Documentaries tech fans will love
Documentaries give us a peek behind the scenes of big industries and cultures that we are not usually privy to. They are films aimed at educating the public about a certain topic, whether light-hearted or serious, while at the same time being entertaining. As the end of the year approaches, here are some tech documentaries to put on your watchlist for those lazy days at home.
Steal This Film (2006)
Steal This Film documents the movement against intellectual property, and was released via BitTorrent peer-to-peer protocol. Those interviewed for this documentary include the co-founders of Pirate Bay (a BitTorrent index site and tracker) and prominent players in the Swedish piracy culture.
This film was created using found material, material reused from other documentaries, interviews with members of the public and sequences from major Hollywood films like The Matrix that are believed to constitute fair use. The clips and music were purposely used to convey the intellectual property message of the film itself.
Because of its message this is one of the most downloaded documentaries to date, and people seem to have done as the title tells them. Part 2 was released in 2007 and focused on copyright wars, and how the nature of the Internet leads us all to become copiers of intellectual property.
The Internet’s Own Boy: The Story of Aaron Swartz (2014)
Aaron Swartz was most well-known for being the co-founder of Reddit, an entertainment and news website held together solely by user-generated content. He was also instrumental in the development of RSS. Sadly, Aaron committed suicide at the age of 26, but he left behind the legacy of being both a programming prodigy and a prolific freedom of information activist.
The film follows Aaron’s life and how he became interested in the Internet and programming from an early age. We also get an in-depth look at his work in social justice and how he championed open access to data, data sharing and free speech.
Indie Game: The Movie (2012)
Nowadays some of the most popular games come from indie creators. This documentary follows the creation and eventual release of three well-known indie games: Braid, Super Meat Boy and Fez. It maps the hard work and dedication of the creators as well as the criticism and financial hardships that stand in the way of them realising their dreams.
It also gives an insight into how indie game companies became so popular, and how they function and eventually come into direct competition with major game distribution companies.
The more the years pass, the lesser known the name Napster becomes. Napster, for those who don’t know, was founded as a peer-to-peer music file-sharing service which was eventually shut down and went bankrupt due to copyright infringement. It only ran from 1999 to 2001, but resurfaced not too long ago when the company’s branding and logo was taken over by US electronics retailer Best Buy.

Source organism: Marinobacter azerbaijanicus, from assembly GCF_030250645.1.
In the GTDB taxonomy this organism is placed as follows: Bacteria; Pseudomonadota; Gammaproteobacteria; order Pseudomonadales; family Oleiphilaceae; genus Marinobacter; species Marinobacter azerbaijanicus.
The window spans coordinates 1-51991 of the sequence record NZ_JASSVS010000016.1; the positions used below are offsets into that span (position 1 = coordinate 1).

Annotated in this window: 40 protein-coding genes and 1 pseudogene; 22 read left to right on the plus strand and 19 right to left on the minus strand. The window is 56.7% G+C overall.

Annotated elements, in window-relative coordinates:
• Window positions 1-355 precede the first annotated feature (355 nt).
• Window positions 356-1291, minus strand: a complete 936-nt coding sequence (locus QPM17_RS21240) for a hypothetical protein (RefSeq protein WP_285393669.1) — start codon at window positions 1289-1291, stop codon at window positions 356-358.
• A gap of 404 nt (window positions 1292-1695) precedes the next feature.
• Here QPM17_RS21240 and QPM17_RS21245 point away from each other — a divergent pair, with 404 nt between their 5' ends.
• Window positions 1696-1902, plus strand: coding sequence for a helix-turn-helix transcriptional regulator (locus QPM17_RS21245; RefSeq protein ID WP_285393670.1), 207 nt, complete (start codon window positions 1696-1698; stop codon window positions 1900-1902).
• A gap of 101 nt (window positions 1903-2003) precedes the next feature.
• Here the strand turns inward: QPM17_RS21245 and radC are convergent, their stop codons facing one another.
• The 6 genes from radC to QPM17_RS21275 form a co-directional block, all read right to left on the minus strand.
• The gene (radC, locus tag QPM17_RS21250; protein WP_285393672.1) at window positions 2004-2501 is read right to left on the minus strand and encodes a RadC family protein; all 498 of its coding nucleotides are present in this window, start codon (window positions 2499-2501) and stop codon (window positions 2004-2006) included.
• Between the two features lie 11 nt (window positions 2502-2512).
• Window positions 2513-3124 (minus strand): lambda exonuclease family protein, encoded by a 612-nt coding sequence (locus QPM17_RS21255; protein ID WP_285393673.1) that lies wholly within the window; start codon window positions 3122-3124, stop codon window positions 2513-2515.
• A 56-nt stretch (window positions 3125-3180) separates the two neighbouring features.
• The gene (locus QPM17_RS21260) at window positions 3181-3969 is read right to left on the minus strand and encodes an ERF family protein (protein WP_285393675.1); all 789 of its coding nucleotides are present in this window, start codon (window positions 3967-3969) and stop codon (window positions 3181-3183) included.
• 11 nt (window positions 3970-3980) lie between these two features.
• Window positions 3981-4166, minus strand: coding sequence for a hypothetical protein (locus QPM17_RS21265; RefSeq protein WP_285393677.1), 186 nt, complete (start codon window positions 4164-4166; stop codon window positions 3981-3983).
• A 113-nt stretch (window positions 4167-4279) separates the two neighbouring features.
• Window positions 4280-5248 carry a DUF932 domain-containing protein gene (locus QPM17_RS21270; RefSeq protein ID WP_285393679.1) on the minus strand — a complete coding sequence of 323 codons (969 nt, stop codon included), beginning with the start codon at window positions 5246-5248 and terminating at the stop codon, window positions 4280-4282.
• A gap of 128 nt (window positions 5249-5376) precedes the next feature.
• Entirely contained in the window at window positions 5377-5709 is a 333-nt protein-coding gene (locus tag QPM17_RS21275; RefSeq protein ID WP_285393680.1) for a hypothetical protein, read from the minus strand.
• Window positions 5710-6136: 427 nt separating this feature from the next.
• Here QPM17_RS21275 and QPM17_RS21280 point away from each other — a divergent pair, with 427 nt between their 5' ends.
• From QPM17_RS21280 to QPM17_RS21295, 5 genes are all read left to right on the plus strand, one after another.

Downloaded looks at the history behind downloading and the impact of file sharing on the Internet today. The inclusion of the history of Napster is pivotal to knowing how the sharing of information evolved over the years.
The Startup Kids (2012)
If you’re ever having a demotivated day, week or month, The Startup Kids is guaranteed to give you a much-needed surge of inspiration. The film’s makers interviewed a wide range of American and European entrepreneurs, including the people behind Vimeo, Soundcloud, Kiip, Dropbox, InDinero and more.
This documentary focuses on how companies that are now deemed successful and influential came into being. Many of them started out with nothing – sitting on boxes because there were no chairs, or not being able to afford paying employees – and eventually reached the top through sheer hard work and determination.
The Pixar Story (2007)
For any fan of the animated geniuses behind Pixar, this is a must-see. The Pixar Story builds the history of this iconic company through interviews with big names such Steve Jobs, Steven Spielberg, George Lucas and Tom Hanks, as well as the original founders of Pixar.
It’s a fantastic look at what the Pixar offices were like in the beginning, the close relationships between the employees, and how endearing films like Toy Story and Finding Nemo came to be a part of everyone’s lives.
We Are Legion: The Story of the Hacktivists (2012)
If you’ve spend any amount of time on the Internet you have no doubt heard about Anonymous, a group of hacktivists (people who use hacking to promote beliefs and put a point across) with an unknown number of members. The fact that the extent of membership is unknown is the reason behind use of the word ‘legion’ in the title, meaning ‘great in number’ or ‘multitude’. Anonymous is not only known for their hacktivist activities but also the fact that they wear Guy Fawkes masks to protect their anonymity.
This documentary follows the history of the Anonymous group, from its supposed origin on 4chan (a controversial imageboard website), and the subsequent hacking events which they orchestrated. Some of the most prominent headlines Anonymous found themselves a part of include attacks on Visa, Mastercard and Paypal for denying service to Wikileaks, the leak of a Tom Cruise interview on Scientology, providing technical support to the Occupy movement, and cyber attacks on foreign governments during the Arab Spring movement.